News & Analysis

Don't be surprised if we have to wait awhile to see Lamar Jackson start

By Gordon McGuinness
Aug 18, 2018
Baltimore Ravens Joe Flacco Lamar Jackson

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Jun 12, 2018; Owings Mills, MD, USA; Baltimore Ravens quarterback Joe Flacco (5) looks to throw during minicamp at the Under Armour Performance Center. Mandatory Credit: Evan Habeeb-USA TODAY Sports

When the Baltimore Ravens traded back into the first round to draft former Lousiville QB Lamar Jackson, the narratives wrote themselves. The end was nigh for Joe Flacco in Baltimore, Jackson was going to take the job for himself and it added the excitement that the Ravens offense had so sorely been lacking. That would have been great for pageviews around the NFL, but based on what we’ve seen so far this summer, and from Flacco in the second half of 2017, we’re not quite there yet.
Yes, Jackson is absolutely the expected future franchise quarterback in Baltimore.
Yes, Flacco’s time will come to an end.

It’s just a case of it being more likely that the change happens ahead of the 2019 season rather than now.

Flacco against the Rams

It may only be preseason, but what we saw from Flacco against the Los Angeles Rams in the Ravens second preseason game was solid, and more importantly, featured throws downfield. From his eight dropbacks, Flacco scrambled once and threw the ball away on another snap. On those six plays where he threw a targeted pass, he completed five for 71 yards and a touchdown. The key takeaway though was that half of those targeted passes travelled 10-plus yards downfield, with Flacco going 2-for-3 for 42 yards. From a limited amount of work, he produced a PFF passing grade of 74.5 on the night.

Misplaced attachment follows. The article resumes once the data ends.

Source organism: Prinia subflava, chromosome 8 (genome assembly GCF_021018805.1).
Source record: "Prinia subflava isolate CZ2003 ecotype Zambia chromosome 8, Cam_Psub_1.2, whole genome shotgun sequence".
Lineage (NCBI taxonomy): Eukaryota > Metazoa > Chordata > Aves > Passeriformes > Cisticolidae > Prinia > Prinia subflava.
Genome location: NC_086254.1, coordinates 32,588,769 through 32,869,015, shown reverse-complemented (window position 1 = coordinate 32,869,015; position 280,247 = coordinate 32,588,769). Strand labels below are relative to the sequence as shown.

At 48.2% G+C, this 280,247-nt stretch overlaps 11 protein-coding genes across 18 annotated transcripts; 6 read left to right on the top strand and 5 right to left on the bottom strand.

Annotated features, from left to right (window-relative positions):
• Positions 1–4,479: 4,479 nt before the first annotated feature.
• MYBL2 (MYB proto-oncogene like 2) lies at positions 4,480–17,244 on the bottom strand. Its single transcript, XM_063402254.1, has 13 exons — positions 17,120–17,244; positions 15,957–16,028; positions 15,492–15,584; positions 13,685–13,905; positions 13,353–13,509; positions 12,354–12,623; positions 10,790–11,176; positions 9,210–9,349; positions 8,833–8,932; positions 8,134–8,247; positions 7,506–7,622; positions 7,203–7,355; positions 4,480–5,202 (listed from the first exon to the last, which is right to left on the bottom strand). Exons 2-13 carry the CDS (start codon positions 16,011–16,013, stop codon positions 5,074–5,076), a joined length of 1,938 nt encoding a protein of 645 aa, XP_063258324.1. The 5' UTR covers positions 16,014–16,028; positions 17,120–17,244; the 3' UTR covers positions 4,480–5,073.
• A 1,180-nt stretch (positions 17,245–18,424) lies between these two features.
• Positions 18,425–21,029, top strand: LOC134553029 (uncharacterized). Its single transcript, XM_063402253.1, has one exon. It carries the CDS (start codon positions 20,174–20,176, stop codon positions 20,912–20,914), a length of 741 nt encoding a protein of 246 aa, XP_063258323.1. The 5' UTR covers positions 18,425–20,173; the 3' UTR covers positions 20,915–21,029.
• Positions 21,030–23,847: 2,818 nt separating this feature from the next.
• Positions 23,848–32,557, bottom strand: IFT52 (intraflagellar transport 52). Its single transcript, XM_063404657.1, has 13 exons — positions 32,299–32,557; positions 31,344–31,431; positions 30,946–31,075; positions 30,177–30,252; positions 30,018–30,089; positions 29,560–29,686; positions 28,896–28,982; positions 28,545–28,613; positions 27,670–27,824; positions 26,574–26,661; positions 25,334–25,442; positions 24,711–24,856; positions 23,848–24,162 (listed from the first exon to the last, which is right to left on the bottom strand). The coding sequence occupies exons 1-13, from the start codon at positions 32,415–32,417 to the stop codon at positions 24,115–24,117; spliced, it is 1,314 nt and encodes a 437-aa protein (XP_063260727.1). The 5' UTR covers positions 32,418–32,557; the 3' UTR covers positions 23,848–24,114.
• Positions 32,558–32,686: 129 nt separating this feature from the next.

Flacco 2017 second half goes against the narrative

On one hand, you don’t want to put too much stock into a preseason performance that consisted of less than 10 dropbacks, but on the other, the Flacco we saw against the Rams was not dissimilar to the quarterback we saw in the second half of 2017. If you look at Flacco’s passing grade for the full year, he ranks 20th among all quarterbacks with at least 100 dropbacks. Flacco dealt with a back injury throughout the summer, so if you look at just the first seven weeks of the season using week-by-week filters in PFF Premium Stats, he ranked 27th among the 32 quarterbacks with at least 100 dropbacks, with a PFF passing grade of just 61.1.

When you change it up and look at just his final nine games of the year, Flacco ranked 11th with a PFF passing grade of 72.7. His PFF passing grade on throws from a clean pocket also ranked 11th over that span, something which bodes well for 2018 considering that performance from a clean pocket is a more stable metric than under pressure.

This is not to say that Flacco is going to have another run like he had in 2012 when the Ravens won the Super Bowl, rather that it’s not necessarily unrealistic that he could grade out as a top-15 quarterback if he can stay healthy in 2018. Let’s not forget that he gets Marshal Yanda back to help keep him free from pressure on the offensive line, and that the Ravens appear to have upgraded at their top three wide receiver spots with Michael Crabtree, John Brown and Willie Snead.